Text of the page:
From: Andy Soos, ENN
Published February 25, 2013 04:55 PM

Why Long Necked Dinosaurs

Dinosaurs often are depicted with very long necks. Nowadays we have the giraffe with a long neck who seem to have evolved this feature due to the need to eat leaves higher up. So why and how the dinosaur with its long neck? Researchers say the how is helped by hollow neck bones. The largest creatures to ever walk the Earth were the long-necked, long-tailed dinosaurs known as the sauropods. These vegetarians had by far the longest necks of any known animal. The dinosaurs' necks reached up to 50 feet  in length, six times longer than that of the current world-record holder, the giraffe, and at least five times longer than those of any other animal that has lived on land.

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Several anatomical features enabled this extreme dinosaur elongation, including:  absolutely large body size and quadrupedal stance providing a stable platform for a long neck; a small, light head that did not orally process food; cervical vertebrae that were both numerous and individually elongate; an efficient air-sac-based respiratory system; and distinctive cervical architecture. 

"They were really stupidly, absurdly oversized," said researcher Michael Taylor, a vertebrate paleontologist at the University of Bristol in England. "In our feeble, modern world, we're used to thinking of elephants as big, but sauropods reached 10 times the size elephants do. They were the size of walking whales."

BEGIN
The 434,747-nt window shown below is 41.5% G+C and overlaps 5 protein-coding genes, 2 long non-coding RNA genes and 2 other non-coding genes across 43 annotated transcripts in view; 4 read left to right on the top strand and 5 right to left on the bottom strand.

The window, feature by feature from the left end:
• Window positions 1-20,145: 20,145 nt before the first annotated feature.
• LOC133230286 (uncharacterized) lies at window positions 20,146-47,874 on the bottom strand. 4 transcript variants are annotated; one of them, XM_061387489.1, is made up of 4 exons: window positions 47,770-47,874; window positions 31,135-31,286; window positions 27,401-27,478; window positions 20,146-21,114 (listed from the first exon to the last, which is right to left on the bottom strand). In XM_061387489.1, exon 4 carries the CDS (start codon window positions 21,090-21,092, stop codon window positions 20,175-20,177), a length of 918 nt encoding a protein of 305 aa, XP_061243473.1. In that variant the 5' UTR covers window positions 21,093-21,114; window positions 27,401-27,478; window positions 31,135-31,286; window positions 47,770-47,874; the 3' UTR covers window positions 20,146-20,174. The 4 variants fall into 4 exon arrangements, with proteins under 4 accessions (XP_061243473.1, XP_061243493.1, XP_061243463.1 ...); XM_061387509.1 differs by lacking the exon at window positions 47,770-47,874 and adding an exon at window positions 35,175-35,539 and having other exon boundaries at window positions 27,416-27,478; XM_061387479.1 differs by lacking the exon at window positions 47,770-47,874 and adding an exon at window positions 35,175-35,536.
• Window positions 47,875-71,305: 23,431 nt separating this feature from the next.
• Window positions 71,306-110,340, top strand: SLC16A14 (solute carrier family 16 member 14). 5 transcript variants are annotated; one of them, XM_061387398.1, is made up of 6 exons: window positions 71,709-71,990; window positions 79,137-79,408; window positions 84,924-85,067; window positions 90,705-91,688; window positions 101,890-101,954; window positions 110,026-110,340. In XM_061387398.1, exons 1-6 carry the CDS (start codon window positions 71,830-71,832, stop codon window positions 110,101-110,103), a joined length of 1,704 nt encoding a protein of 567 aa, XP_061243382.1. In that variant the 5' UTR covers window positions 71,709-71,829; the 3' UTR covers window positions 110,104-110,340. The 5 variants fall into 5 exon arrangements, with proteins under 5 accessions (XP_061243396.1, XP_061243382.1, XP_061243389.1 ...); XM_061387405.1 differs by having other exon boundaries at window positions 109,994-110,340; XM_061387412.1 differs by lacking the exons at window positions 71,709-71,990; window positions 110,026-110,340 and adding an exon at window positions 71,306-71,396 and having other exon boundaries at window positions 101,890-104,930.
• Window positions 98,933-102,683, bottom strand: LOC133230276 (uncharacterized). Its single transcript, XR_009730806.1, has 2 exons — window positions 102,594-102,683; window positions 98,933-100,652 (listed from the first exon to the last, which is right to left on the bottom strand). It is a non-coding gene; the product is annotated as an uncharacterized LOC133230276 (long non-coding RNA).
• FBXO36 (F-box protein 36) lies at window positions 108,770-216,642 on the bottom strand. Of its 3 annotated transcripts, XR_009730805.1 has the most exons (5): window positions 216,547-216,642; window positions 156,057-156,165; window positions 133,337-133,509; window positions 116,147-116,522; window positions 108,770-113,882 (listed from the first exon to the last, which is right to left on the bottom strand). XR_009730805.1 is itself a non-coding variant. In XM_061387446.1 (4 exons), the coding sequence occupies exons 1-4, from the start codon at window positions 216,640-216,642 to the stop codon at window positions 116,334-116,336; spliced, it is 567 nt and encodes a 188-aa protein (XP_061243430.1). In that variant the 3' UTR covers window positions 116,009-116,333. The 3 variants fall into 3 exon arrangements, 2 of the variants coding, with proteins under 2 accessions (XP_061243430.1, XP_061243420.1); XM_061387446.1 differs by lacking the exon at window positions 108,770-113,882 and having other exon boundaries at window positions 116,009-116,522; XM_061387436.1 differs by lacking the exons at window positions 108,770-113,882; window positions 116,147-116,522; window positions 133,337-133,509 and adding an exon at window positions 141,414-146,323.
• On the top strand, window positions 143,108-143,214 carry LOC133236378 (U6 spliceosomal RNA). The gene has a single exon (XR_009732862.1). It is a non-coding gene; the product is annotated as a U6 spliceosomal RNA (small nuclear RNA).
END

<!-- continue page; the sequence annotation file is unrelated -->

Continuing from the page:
Among living animals, adult bull giraffes have the longest necks, capable of reaching about 8 feet long. The giraffe is an African even-toed ungulate mammal, the tallest living terrestrial animal and the largest ruminant. Its chief distinguishing characteristics are its extremely long neck and legs and its distinctive coat patterns. It stands 16—20 feet tall and has an average weight of 3,500 pounds.  

When it comes to extinct animals, the largest land-living mammal of all time was the rhino-like creature Paraceratherium, which had a neck maybe 8.2 feet. The flying reptiles known as pterosaurs could also have surprisingly long necks, such as Arambourgiania, whose neck may have exceeded 10 feet.

As to why sauropods evolved such long necks, there are currently three theories. Some of the dinosaurs may have used their long necks to feed on high leaves, like giraffes do. Others may have used their necks to graze on large swaths of vegetation by sweeping the ground side to side like geese do. This helped them make the most out of every step, which would be a big deal for such heavy creatures.

Scientists have also suggested that long necks may have been sexually attractive, therefore driving the evolution of ever-longer necks; however, Taylor and his colleagues have found no evidence this was the case.

For further information see Long Necks.

Dinosaur image via Wikipedia.

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